Author's Note: Some of my thoughts about both Christian Community and Christian Theology have changed since the following article was written. In due course I hope to write about those changes. In the meantime I am posting the article as it is. To comment on this article, go to my blog Brooklyn Quaker.



Our Friends Meetings often lack the full measure of spiritual power, social relevance, and deep fellowship which characterized the early Quaker movement. Perhaps if intentional communities are established and begin witnessing within them, whole meetings can begin to move toward a more committted, radical, joyful, spiritual community than now exists among us. This is a proposal for such an intentional community within a Friends Meeting. The proposal discusses what the foundation, lifestyle, mission, and means of organization or discipline might be in such a community.


Our individual lives and communal life need a deeper foundation than most of us have yet built upon. A deep darkness is the current ruler - not only of the world around us, but sometimes of our Friends' Meetings and of our own souls. Entering community shold involve an act of repentance for each of us: a deliberate turn away from the darkness to attempt to walk with each other in the Light. What I mean by darkness is this: the life cut off from God, lived destructively, or lived in bondage.

We live in the darkness when:

Anyone leaving the darkness is at least a tiny threat to the American empire: she or he will cease to be a manipulable consumer, a reliable "patriot", or decently silent about crimes against God and humanity. Therefore, there are many social pressures to submit to the darkness and even to call it Light. Drawing together in community may in itself help us to resist those pressures. Ultimately, however, the source of darkness is in ourselves as well as "out there". So we need to do more than huddle with each other if we want to walk in the Light; we need to build on a new foundation.

That new foundation has many names in Christian/Quaker tradition. It is called The Way, The Truth, The Life, The Word, The Lamb, The Seed, That of God in Everyone, and the Light of Christ. This Light or Word is alive and active in every human soul. It will teach and lead us if we will put our faith in it. It was fully embodied in the Life of Jesus of Nazareth through whom many came to obey it. It is embodied again whenever a people gathers in it and lives by it. It is the free gift of God to everyone, yet it is also "costly" in worldly terms to many who accept it and live in it. Life in the Light is rightly known as the way of the Cross, since it often involves painful renunciations and sometimes even death. Yet it is also a Way of joy and freedom which is worth whatever it costs.

We walk in the Light whenever:

The earliest Quakers, like a few other groups and many individuals in history, lived and walked in this Light. Christ was embodied anew in their Meetings. In their worship, they waited in silence on the Living God. The Spirit swept over them, united them, shook them, moved them to tears, to deeper silence, to ecstatic speech, or to vocal ministry. Ultimately it remolded them and changed their lives. I propose that our community meet often in the same kind of silence and be fully open to whatever God may do. I propose that we be careful to neither program things into those meetings nor limit the Holy One by programming things out.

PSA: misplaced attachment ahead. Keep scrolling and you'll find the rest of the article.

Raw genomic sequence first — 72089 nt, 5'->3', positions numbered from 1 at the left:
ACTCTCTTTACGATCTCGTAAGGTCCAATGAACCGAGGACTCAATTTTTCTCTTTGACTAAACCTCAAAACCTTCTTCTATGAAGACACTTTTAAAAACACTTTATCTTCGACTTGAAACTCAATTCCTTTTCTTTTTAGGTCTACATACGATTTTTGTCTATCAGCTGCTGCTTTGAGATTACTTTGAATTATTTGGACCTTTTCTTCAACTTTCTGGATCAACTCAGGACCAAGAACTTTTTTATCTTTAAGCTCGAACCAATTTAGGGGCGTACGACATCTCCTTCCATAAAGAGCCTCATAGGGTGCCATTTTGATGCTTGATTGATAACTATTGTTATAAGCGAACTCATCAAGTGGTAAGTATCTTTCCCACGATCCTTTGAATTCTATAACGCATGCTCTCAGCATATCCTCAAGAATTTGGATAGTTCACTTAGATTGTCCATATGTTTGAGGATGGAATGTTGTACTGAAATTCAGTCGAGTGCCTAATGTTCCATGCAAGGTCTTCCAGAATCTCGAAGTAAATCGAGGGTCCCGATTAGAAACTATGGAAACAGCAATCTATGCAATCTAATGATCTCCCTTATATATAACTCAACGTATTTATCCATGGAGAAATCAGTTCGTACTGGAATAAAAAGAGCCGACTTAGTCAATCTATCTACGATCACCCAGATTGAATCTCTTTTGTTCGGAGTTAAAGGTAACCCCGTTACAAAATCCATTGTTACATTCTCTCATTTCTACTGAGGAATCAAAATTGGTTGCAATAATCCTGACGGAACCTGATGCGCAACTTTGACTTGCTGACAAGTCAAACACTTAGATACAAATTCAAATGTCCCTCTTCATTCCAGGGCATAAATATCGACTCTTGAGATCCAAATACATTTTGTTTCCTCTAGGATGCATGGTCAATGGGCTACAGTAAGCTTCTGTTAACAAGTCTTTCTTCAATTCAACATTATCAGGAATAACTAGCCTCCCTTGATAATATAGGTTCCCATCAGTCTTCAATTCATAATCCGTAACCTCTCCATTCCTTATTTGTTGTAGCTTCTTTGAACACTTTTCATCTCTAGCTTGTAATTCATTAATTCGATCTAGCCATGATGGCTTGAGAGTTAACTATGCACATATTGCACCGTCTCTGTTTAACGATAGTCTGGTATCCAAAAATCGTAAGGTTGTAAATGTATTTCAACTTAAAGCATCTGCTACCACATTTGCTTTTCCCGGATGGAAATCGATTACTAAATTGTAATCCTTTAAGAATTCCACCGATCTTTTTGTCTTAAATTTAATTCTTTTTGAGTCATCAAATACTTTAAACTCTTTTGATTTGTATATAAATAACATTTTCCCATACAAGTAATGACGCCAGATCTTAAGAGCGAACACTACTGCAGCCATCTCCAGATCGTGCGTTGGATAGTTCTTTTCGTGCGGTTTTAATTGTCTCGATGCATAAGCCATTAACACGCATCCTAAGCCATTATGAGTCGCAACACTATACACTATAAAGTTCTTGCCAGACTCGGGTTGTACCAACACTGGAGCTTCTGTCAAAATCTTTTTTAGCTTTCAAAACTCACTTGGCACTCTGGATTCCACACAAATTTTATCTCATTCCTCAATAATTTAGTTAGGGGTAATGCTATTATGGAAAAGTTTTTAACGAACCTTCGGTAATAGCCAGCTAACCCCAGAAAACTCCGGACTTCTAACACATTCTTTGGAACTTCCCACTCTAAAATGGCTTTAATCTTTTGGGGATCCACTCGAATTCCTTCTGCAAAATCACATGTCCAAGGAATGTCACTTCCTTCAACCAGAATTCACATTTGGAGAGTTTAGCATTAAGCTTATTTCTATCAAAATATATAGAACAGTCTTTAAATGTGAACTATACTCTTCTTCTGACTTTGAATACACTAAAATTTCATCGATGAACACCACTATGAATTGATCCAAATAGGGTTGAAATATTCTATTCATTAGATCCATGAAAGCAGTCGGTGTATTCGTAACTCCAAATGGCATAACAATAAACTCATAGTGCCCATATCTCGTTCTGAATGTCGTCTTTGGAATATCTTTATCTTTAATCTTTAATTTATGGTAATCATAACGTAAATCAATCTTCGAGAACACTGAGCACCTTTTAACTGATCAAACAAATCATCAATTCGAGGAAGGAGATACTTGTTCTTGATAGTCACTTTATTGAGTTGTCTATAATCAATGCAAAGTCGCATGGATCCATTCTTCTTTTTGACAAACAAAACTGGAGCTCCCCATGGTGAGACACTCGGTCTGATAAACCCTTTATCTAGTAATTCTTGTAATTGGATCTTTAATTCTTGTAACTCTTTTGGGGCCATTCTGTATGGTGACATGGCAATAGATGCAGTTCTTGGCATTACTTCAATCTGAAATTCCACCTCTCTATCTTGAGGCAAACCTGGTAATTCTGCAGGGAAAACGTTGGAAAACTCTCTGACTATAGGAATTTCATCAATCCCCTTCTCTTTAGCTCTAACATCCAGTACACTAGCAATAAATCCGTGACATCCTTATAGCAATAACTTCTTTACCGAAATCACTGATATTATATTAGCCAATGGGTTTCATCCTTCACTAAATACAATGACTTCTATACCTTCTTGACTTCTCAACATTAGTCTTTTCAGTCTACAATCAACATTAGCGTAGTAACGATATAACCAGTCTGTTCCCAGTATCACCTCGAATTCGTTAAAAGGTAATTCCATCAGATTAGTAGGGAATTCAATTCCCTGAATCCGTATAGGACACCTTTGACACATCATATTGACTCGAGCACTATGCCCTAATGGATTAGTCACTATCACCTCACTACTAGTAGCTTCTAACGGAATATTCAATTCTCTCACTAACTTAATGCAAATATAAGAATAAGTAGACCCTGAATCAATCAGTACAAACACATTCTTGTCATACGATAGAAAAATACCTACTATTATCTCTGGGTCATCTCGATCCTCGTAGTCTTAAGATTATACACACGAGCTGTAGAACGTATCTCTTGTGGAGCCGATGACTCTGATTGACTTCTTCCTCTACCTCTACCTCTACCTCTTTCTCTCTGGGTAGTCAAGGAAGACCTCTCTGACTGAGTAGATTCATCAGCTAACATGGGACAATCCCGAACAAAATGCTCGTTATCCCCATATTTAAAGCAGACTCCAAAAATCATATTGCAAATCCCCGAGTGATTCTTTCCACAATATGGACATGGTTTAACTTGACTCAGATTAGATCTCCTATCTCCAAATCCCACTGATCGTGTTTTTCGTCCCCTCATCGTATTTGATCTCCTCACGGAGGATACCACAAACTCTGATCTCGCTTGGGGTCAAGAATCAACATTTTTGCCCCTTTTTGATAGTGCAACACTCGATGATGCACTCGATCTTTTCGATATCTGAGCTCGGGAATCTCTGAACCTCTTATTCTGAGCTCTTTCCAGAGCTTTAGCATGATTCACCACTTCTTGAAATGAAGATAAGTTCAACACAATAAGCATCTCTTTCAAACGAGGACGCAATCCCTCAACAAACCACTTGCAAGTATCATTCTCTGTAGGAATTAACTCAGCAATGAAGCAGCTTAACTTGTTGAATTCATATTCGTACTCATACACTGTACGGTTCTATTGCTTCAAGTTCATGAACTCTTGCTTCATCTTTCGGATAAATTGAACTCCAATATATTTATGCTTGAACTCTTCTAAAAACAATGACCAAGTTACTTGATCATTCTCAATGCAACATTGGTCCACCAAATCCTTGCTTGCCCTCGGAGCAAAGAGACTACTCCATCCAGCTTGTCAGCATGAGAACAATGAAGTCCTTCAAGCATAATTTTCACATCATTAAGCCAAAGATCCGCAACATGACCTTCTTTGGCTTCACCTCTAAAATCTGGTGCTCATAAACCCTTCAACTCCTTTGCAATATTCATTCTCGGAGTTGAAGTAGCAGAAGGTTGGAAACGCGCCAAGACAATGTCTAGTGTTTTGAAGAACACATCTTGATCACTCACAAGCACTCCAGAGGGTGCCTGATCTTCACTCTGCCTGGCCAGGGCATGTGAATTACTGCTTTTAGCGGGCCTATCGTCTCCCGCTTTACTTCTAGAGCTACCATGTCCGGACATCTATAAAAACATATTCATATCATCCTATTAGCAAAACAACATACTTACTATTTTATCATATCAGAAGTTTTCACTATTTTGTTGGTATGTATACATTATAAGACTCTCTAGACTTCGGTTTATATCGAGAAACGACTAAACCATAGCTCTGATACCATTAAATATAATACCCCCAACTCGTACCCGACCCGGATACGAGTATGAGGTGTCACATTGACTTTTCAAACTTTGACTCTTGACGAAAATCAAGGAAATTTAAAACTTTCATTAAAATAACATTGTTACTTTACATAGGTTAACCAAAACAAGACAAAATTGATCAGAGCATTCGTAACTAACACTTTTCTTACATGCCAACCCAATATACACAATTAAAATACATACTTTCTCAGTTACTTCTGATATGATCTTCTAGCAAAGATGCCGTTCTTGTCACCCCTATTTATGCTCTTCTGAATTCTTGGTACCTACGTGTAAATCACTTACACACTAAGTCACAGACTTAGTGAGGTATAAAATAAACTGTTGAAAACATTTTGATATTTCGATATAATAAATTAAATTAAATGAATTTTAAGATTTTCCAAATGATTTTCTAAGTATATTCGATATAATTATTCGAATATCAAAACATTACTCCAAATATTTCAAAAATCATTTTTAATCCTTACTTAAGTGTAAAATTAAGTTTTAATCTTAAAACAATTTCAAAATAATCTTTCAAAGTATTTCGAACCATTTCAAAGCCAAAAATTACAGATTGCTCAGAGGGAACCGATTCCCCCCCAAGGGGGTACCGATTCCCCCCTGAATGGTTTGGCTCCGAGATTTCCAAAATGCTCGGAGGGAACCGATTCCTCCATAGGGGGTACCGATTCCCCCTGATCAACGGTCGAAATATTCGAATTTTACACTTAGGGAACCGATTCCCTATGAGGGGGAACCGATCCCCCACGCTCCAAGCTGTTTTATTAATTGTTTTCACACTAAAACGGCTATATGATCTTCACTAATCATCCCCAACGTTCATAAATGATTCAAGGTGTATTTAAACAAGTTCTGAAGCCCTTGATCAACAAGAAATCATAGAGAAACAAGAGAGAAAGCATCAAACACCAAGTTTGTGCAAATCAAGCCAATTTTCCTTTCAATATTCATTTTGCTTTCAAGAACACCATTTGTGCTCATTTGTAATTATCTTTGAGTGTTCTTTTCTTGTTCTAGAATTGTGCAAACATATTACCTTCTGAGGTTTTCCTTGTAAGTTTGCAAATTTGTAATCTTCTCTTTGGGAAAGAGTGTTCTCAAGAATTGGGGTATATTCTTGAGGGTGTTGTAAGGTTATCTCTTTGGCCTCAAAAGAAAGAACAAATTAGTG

There are certain general features of community lifestyle which we can visualize and hope for without imposing a premature detailed blueprint.


The work of God on earth is done by human hands. It includes both service to those in need of it and also radical witness or radical organizing which calls people out of the darkness that breeds war and oppression.

Many community members may find their opportunities for service primarily at work. All of us, in fact, should work at jobs which are useful to people, though not necessarily at "service" jobs as often narrowly defined. In addition, some of us may be called to other service as volunteers, or the community as a whole may be led to undertake joint service projects.

The other part of our mission - which might be called radical evangelism - will be at least as important as social service. Service alone leaves untouched not only the spiritual darkness in individual human hearts, but also the vast institutions and social arrangements which are built on it and which therefore spread death and destruction over the Earth. We should be prepared to wage the "War of the Lamb" with spiritual weapons against this darkness in order that, in James Nayler's words, "God may wholly live in the heart of man, and man wholly live in the work of God." One an imagine all kinds of actions or campaigns undertaken in this vein. Some of us might, for example, labor to expose the wickedness of imprisonment in varioius dramatic ways, to educate ourselves andothers about alternatives, and to personally call upon individual judges, policepeople, jailers and guards to repent, leave their jobs, and walk in the Light. We might carry this witness into jury selection rooms and labor with citizens waiting to be called for jury service about the nature of what they are doing for the State.